Aims. This research aims to explore variations of electron pitch-angle distributions (PADs) during spacecraft crossing of reconnecting current sheets (RCSs) with magnetic islands. Our results can benchmark the sampled characteristic features with realistic PADs derived from in situ observations.
Methods. Particle motion is simulated in 2.5D Harris-type RCSs using the particle-in-cell method and considering the plasma feedback to electromagnetic fields induced by accelerated particles. We evaluate particle energy gains and PADs in different locations with virtual spacecraft passing the current sheet while moving in the different directions. The RCS parameters are comparable to heliosphere and solar wind conditions.
Results. The energy gains and the PADs of particles would change depending on the specific topology of the magnetic fields. In addition, the observed PADs also depend on the crossing paths of the spacecraft. When the guiding field is weak, the bi-directional electron beams (strahls) are mainly present inside the islands and are located just above or below the X-nullpoints in the inflow regions. The magnetic field relaxation near the X-nullpoint alters the PADs towards 90°. As the guiding field becomes larger, the regions with bi-directional strahls are compressed towards small areas in the exhausts of RCSs. Mono-directional strahls are quasi-parallel to the magnetic field lines near the X-nullpoint due to the dominant Fermi-type magnetic curvature-drift acceleration. Meanwhile, the high-energy electrons confined inside magnetic islands create PADs of around 90°.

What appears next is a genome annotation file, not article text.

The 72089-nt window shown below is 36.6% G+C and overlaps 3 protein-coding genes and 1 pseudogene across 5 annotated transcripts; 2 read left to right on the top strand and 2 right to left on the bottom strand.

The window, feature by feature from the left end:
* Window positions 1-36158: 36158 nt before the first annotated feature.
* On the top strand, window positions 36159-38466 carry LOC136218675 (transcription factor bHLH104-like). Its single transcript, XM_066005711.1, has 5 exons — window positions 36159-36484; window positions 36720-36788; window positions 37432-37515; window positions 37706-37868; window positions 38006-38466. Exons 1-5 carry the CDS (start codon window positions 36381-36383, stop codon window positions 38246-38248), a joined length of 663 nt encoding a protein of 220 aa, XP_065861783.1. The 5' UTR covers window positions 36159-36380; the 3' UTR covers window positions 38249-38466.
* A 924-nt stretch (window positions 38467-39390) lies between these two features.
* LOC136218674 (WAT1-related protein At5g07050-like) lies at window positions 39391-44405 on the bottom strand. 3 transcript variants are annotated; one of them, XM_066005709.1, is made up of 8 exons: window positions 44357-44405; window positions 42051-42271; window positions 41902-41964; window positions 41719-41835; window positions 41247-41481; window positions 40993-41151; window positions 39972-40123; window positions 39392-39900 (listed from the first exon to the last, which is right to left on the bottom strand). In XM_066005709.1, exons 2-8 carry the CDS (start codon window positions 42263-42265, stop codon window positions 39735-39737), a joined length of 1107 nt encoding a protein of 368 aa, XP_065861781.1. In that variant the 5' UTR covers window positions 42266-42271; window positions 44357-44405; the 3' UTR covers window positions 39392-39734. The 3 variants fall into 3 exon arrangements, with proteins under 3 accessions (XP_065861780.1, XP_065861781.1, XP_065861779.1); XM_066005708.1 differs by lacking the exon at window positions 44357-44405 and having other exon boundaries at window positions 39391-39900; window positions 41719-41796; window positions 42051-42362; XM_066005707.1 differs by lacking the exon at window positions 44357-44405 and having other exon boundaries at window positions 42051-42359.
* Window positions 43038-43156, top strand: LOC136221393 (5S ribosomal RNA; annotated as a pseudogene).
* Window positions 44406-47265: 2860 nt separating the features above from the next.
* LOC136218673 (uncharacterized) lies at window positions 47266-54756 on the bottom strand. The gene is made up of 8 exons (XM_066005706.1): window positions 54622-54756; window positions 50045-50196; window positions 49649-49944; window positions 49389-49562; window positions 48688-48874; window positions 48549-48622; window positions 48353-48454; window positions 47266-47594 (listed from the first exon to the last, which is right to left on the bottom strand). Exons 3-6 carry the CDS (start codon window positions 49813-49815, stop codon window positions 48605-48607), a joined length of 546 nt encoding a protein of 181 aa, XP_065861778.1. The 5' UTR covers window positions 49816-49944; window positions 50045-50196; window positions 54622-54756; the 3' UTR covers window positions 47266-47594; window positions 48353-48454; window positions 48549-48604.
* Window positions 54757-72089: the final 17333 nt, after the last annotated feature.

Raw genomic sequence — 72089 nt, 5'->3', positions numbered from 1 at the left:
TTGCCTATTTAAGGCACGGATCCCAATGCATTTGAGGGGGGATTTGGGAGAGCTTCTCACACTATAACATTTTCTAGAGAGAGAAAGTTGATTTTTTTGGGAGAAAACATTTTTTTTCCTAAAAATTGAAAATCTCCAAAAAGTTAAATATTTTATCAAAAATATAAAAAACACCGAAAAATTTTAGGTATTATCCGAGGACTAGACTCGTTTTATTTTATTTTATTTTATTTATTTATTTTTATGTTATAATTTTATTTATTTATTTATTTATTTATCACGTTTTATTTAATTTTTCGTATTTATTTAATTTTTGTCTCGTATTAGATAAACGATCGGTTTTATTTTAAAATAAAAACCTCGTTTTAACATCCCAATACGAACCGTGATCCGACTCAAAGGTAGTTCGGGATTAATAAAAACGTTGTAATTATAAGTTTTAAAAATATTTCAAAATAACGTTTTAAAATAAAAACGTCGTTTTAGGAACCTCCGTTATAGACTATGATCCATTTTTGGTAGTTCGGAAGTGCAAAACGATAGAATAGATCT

Conclusions. Our results link the electron PADs to local magnetic structures and the directions of spacecraft crossings. This can help to explain a variety of the PAD features reported in recent observations in the solar wind and the Earth's magnetosphere.